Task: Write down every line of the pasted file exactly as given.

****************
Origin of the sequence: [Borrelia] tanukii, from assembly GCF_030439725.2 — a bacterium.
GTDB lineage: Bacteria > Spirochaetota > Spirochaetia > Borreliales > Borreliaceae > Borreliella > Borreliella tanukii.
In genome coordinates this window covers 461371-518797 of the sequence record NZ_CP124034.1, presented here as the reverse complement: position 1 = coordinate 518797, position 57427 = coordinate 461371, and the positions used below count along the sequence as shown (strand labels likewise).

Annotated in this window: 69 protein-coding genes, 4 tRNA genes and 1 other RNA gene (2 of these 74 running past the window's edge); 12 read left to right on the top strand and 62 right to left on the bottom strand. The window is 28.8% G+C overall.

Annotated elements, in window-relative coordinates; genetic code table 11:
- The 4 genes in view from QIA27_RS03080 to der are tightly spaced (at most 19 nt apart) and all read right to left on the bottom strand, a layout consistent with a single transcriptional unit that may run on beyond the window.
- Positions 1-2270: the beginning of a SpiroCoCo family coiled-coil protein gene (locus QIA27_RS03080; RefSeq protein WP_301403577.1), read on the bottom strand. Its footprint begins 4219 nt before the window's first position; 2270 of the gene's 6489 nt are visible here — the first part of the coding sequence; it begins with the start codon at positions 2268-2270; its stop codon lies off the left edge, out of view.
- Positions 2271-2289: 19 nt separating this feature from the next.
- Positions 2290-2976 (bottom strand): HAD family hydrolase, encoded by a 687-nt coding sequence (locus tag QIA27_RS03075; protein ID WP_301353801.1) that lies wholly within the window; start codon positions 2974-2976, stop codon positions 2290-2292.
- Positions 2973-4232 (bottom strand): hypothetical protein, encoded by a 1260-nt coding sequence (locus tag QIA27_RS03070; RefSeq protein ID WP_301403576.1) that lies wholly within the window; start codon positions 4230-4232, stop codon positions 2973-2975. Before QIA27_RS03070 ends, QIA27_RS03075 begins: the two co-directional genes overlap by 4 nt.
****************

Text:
Origin of the sequence: [Borrelia] tanukii, from assembly GCF_030439725.2 — a bacterium.
GTDB lineage: Bacteria > Spirochaetota > Spirochaetia > Borreliales > Borreliaceae > Borreliella > Borreliella tanukii.
In genome coordinates this window covers 461371-518797 of the sequence record NZ_CP124034.1, presented here as the reverse complement: position 1 = coordinate 518797, position 57427 = coordinate 461371, and the positions used below count along the sequence as shown (strand labels likewise).

Annotated in this window: 69 protein-coding genes, 4 tRNA genes and 1 other RNA gene (2 of these 74 running past the window's edge); 12 read left to right on the top strand and 62 right to left on the bottom strand. The window is 28.8% G+C overall.

Annotated elements, in window-relative coordinates; genetic code table 11:
- The 4 genes in view from QIA27_RS03080 to der are tightly spaced (at most 19 nt apart) and all read right to left on the bottom strand, a layout consistent with a single transcriptional unit that may run on beyond the window.
- Positions 1-2270: the beginning of a SpiroCoCo family coiled-coil protein gene (locus QIA27_RS03080; RefSeq protein WP_301403577.1), read on the bottom strand. Its footprint begins 4219 nt before the window's first position; 2270 of the gene's 6489 nt are visible here — the first part of the coding sequence; it begins with the start codon at positions 2268-2270; its stop codon lies off the left edge, out of view.
- Positions 2271-2289: 19 nt separating this feature from the next.
- Positions 2290-2976 (bottom strand): HAD family hydrolase, encoded by a 687-nt coding sequence (locus tag QIA27_RS03075; protein ID WP_301353801.1) that lies wholly within the window; start codon positions 2974-2976, stop codon positions 2290-2292.
- Positions 2973-4232 (bottom strand): hypothetical protein, encoded by a 1260-nt coding sequence (locus tag QIA27_RS03070; RefSeq protein ID WP_301403576.1) that lies wholly within the window; start codon positions 4230-4232, stop codon positions 2973-2975. Before QIA27_RS03070 ends, QIA27_RS03075 begins: the two co-directional genes overlap by 4 nt.